On the Problem of Adjudicating Conflicting Claims
University of Rochester
September 27, 2007
Bailey Hall 201
Refreshments will be served at 3:45 in Bailey 204
Suppose that the claims against an estate, or against of a bankrupt corporation, add up to more than the total worth. How can we decide how much to pay each claimant? This simple question has lead to a wealth of study in mathematical economics. Iíll focus both on the possible axioms (mathematical rules of fairness or consistency) one might desire in a solution, and on the actual rules that satisfy these axioms. Iíll present the problem and give examples of rules*, one of which has its origins in the Talmud. Iíll then introduce two recently formulated, broad families of rules. Topics include the idea of consistency, the Elevator Lemma, parametric rules, and an idea of how to identify consistent rules. These last items are what the mathematically inclined will have the most fun with. The level of the talk will be suitable for students and faculty both.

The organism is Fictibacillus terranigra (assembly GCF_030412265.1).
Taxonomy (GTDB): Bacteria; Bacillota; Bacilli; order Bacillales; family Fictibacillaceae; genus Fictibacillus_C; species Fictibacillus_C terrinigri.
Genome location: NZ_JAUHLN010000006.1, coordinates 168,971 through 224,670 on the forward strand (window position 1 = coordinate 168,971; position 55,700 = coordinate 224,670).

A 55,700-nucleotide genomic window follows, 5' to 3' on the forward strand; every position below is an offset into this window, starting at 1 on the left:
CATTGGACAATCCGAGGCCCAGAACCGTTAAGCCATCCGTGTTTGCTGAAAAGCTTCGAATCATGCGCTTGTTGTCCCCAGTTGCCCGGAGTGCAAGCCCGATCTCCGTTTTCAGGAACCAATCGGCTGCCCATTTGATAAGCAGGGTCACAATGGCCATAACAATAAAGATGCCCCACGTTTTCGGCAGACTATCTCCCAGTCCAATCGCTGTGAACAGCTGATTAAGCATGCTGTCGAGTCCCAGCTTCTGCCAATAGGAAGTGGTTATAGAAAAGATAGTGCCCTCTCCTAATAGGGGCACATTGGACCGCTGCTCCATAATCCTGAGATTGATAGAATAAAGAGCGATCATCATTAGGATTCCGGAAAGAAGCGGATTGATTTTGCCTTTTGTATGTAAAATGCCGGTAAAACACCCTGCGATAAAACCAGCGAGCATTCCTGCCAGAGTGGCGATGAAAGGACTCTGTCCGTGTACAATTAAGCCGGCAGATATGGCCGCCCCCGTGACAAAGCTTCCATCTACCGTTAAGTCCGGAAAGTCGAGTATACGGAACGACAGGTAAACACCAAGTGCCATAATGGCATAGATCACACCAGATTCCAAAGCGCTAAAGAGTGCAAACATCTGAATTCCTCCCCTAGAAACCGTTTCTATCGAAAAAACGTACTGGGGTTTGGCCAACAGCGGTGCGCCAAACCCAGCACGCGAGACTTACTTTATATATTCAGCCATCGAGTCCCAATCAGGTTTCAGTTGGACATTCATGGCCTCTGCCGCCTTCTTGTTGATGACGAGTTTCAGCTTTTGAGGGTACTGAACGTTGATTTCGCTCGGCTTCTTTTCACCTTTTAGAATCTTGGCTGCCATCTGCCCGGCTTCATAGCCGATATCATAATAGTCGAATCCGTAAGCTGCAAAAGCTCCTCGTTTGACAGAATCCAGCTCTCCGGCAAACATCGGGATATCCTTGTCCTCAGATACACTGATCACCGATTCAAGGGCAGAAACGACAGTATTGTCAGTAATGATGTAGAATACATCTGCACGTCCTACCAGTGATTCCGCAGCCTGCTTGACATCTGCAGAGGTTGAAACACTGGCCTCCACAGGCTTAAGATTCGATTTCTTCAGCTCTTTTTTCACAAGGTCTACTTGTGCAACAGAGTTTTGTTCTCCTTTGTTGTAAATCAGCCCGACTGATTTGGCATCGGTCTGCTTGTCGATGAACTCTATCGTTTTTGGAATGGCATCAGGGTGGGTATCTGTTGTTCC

* Several copies of Professor Thomson's recent paper Two families of rules for the adjudication of conflicting claims are available in the Mathematics Department Common Room.
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